Commissioned by Uppsala Akademiska Kammerkor, with support from the Swedish Institute for National Concerts
Suitable for professional or accomplished choruses only
1. Seascape I
2. First Song: A Golden Whale
3. Seascape II
4. Second Song: The Ancient Tryst
5. Seascape III
6. Third Song: Our Gods Uncaring
7. Seascape IV
8. Fourth Song: Landfall
9. Prayer: Orkney Norn Pater Noster
Westerlings was composed in the winter of 1976-7 to a specially written text by the Orcadian poet George Mackay Brown, concerning the crossing of the North Sea by the Scandinavian Vikings, and their first landfall in Orkney in the eighth century.
On my desk at the same time were the sketches for A Mirror of Whitening Light, a virtuoso instrumental work for chamber ensemble, and, like that, Westerlings is permeated by the sounds of the sea, but realized in terms of a virtuoso work for voices. The two works have thematic and harmonic material in common.
The work settings are separated by vocalised ‘sea-scapes’, and the final verse in a version of The Lord’s Prayer in the old Orkney Norn, which now survives only in a fragmented condition in the dialect.
Short Note by Paul Griffiths
Spaciously and variously scored for SATB chorus with frequent division, this is a set of songs and wordless seascapes evoking the Viking past of the Orkney Islands. The intonation is challenging, but the modal feel is generally strong, and the work ought to be approachable by skilled and amateur choruses while more than justifying the attention of professional ones.
Extended Note I
Peter Maxwell Davies wrote Westerlings during the winter of 1976-7 at his home in Orkney. On his desk at the same time were the sketches for his chamber-orchestral work A Mirror of Whitening Light. Referring to the latter work he has described the light outside the window above his desk, reflecting and reflected in the bay, which itself, he says, is like ‘a crucible of ever-changing miraculous light… similarly there is this extraordinary sound, – a kind of wash – which comes across the bay’. This sight, this sound of the sea permeates both A Mirror of Whitening Light and Westerlings – virtuoso works, the one for instruments, the other for voices. The songs describe the journey and its reason.
The first song is titled A Golden Whale:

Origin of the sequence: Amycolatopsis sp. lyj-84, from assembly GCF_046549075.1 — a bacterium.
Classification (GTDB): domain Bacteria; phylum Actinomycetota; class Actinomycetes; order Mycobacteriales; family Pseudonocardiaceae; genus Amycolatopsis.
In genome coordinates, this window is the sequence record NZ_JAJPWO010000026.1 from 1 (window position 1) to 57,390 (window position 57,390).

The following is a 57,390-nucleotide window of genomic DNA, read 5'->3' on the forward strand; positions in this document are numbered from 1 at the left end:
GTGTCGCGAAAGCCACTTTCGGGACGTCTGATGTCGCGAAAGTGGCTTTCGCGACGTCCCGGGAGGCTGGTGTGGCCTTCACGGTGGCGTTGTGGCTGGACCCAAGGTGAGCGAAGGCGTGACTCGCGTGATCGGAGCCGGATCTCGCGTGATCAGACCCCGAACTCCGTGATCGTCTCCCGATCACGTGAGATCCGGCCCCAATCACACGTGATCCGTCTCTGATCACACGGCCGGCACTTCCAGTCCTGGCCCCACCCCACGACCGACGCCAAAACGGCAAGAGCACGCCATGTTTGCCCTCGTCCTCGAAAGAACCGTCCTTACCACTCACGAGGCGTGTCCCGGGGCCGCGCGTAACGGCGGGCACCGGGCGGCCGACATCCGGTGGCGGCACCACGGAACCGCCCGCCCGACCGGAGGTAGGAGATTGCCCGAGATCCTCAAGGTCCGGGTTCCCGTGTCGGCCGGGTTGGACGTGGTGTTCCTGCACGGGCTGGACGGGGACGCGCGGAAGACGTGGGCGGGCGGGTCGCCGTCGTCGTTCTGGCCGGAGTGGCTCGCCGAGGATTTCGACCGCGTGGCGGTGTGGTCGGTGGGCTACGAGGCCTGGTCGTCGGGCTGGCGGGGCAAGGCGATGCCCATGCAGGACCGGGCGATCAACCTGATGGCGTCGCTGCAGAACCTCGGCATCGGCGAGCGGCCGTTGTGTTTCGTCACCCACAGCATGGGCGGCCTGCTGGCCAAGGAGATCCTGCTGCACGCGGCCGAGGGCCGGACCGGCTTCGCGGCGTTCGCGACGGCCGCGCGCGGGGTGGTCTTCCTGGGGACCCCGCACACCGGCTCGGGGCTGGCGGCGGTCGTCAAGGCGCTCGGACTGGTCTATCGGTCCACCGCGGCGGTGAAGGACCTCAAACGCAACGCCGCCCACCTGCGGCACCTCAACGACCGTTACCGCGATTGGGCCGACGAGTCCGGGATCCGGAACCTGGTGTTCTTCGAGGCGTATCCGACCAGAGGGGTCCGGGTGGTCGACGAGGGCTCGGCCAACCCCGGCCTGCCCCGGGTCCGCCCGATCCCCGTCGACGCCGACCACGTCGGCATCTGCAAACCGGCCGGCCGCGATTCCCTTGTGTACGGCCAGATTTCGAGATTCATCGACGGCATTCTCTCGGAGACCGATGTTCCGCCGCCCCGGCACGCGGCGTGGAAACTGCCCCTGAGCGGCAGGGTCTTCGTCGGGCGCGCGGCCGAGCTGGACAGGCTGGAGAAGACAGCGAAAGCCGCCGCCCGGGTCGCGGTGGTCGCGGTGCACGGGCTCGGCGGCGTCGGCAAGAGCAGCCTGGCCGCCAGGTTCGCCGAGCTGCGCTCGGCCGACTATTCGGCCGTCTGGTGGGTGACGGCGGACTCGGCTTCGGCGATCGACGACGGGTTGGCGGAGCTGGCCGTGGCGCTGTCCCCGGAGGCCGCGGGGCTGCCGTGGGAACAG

Oarsmen, we drive a golden whale
Westward each day. We strain the west
In welters of crimson, and yet are hungry.
What lures us after the whale of the sun?
The Dragon had taken stag and boar,
All the young heroes. Our doors were hungry.
The second song, The Ancient Tryst, continues the tale of hunger and want (‘the hearts of hunter and hungerer coldly furrowed’) – empty fishing nets, fishing boats warped, while the third song describes how even their gods forsook them; ‘our Gods uncaring, they withered and died’. The last poem by George Mackay Brown is called Landfall and tells of the Norsemen’s hopes:
We will come to a land thick with gleams of the sun
Plough, and harrow, scythe and flail and quern.
You will bend the back, oarsmen, to kinder furrows.
This leads straight into the final prayer, the Orkney Norn Pater Noster, which the composer has also adapted as a separate work (see Norn Pater Noster).
Extended Note by Stephen Pruslin
Davies describes Westerlings as ‘Four Songs and a Prayer, with Seascapes’. The four songs, to texts by George Mackay Brown, form movements 2, 4, 6 and 8, while movements 1, 3, 5 and 7 comprise a series of extraordinary, wordless seascapes, in the form of hummed-and-sung vocalises. The prayer is the ninth movement, and consists of a Pater Noster in Orkney Norn, the form of Old Norse specific to Orkney. Poetry and music together depict the sea voyage of the first Norse settlers from Scandinavia to Orkney in the eighth century. The work is of enormous vocal virtuosity and is both predictive of, and worthy of standing next to Maxwell Davies’s mighty orchestral seascapes.
This is a copyright note, and may not be reprinted or reproduced in any way without prior permission from the author.
BBC Broadcasting House, London, (complete)
Saturday, 15 October 1977